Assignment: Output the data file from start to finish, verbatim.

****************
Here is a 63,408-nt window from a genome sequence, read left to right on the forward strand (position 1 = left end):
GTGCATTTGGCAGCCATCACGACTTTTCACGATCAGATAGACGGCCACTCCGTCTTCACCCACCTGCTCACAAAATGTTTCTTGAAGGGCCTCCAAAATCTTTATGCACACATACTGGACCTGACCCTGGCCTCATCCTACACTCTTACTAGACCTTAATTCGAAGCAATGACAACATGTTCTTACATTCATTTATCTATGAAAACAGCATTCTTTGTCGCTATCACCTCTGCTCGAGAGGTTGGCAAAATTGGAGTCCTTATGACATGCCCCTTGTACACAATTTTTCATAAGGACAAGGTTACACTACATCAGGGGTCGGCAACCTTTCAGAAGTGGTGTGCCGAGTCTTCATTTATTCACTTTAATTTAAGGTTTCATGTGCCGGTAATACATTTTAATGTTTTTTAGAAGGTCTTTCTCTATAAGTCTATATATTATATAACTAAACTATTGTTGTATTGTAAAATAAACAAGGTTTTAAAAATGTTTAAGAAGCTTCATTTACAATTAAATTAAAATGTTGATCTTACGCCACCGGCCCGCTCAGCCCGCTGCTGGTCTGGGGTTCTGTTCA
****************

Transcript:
Here is a 63,408-nt window from a genome sequence, read left to right on the forward strand (position 1 = left end):
GTGCATTTGGCAGCCATCACGACTTTTCACGATCAGATAGACGGCCACTCCGTCTTCACCCACCTGCTCACAAAATGTTTCTTGAAGGGCCTCCAAAATCTTTATGCACACATACTGGACCTGACCCTGGCCTCATCCTACACTCTTACTAGACCTTAATTCGAAGCAATGACAACATGTTCTTACATTCATTTATCTATGAAAACAGCATTCTTTGTCGCTATCACCTCTGCTCGAGAGGTTGGCAAAATTGGAGTCCTTATGACATGCCCCTTGTACACAATTTTTCATAAGGACAAGGTTACACTACATCAGGGGTCGGCAACCTTTCAGAAGTGGTGTGCCGAGTCTTCATTTATTCACTTTAATTTAAGGTTTCATGTGCCGGTAATACATTTTAATGTTTTTTAGAAGGTCTTTCTCTATAAGTCTATATATTATATAACTAAACTATTGTTGTATTGTAAAATAAACAAGGTTTTAAAAATGTTTAAGAAGCTTCATTTACAATTAAATTAAAATGTTGATCTTACGCCACCGGCCCGCTCAGCCCGCTGCTGGTCTGGGGTTCTGTTCA